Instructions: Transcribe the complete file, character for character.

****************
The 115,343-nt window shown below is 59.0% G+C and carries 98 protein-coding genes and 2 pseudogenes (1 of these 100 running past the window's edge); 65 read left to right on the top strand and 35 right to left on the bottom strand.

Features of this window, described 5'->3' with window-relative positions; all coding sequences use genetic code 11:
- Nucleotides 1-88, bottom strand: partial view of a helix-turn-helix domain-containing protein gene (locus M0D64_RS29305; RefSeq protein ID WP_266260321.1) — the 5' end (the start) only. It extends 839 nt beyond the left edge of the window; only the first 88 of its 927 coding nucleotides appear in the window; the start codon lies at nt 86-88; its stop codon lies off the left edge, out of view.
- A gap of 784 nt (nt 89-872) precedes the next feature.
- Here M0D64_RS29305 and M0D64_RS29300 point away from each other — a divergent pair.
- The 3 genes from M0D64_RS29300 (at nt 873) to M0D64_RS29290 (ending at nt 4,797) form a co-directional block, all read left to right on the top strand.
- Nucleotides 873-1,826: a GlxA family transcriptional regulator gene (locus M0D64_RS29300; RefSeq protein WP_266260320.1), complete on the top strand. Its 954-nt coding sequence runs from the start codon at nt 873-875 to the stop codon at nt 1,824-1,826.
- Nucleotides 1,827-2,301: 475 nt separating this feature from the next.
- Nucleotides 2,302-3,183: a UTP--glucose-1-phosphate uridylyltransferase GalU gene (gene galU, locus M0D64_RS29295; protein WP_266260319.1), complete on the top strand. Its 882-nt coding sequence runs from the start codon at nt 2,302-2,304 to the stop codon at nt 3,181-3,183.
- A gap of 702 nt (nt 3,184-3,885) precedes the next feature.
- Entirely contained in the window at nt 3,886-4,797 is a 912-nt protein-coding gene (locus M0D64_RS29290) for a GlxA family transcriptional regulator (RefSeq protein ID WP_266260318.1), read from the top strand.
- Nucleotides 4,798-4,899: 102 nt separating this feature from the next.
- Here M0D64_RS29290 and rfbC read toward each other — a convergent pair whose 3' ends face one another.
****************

The 115,343-nt window shown below is 59.0% G+C and carries 98 protein-coding genes and 2 pseudogenes (1 of these 100 running past the window's edge); 65 read left to right on the top strand and 35 right to left on the bottom strand.

Features of this window, described 5'->3' with window-relative positions; all coding sequences use genetic code 11:
- Nucleotides 1-88, bottom strand: partial view of a helix-turn-helix domain-containing protein gene (locus M0D64_RS29305; RefSeq protein ID WP_266260321.1) — the 5' end (the start) only. It extends 839 nt beyond the left edge of the window; only the first 88 of its 927 coding nucleotides appear in the window; the start codon lies at nt 86-88; its stop codon lies off the left edge, out of view.
- A gap of 784 nt (nt 89-872) precedes the next feature.
- Here M0D64_RS29305 and M0D64_RS29300 point away from each other — a divergent pair.
- The 3 genes from M0D64_RS29300 (at nt 873) to M0D64_RS29290 (ending at nt 4,797) form a co-directional block, all read left to right on the top strand.
- Nucleotides 873-1,826: a GlxA family transcriptional regulator gene (locus M0D64_RS29300; RefSeq protein WP_266260320.1), complete on the top strand. Its 954-nt coding sequence runs from the start codon at nt 873-875 to the stop codon at nt 1,824-1,826.
- Nucleotides 1,827-2,301: 475 nt separating this feature from the next.
- Nucleotides 2,302-3,183: a UTP--glucose-1-phosphate uridylyltransferase GalU gene (gene galU, locus M0D64_RS29295; protein WP_266260319.1), complete on the top strand. Its 882-nt coding sequence runs from the start codon at nt 2,302-2,304 to the stop codon at nt 3,181-3,183.
- A gap of 702 nt (nt 3,184-3,885) precedes the next feature.
- Entirely contained in the window at nt 3,886-4,797 is a 912-nt protein-coding gene (locus M0D64_RS29290) for a GlxA family transcriptional regulator (RefSeq protein ID WP_266260318.1), read from the top strand.
- Nucleotides 4,798-4,899: 102 nt separating this feature from the next.
- Here M0D64_RS29290 and rfbC read toward each other — a convergent pair whose 3' ends face one another.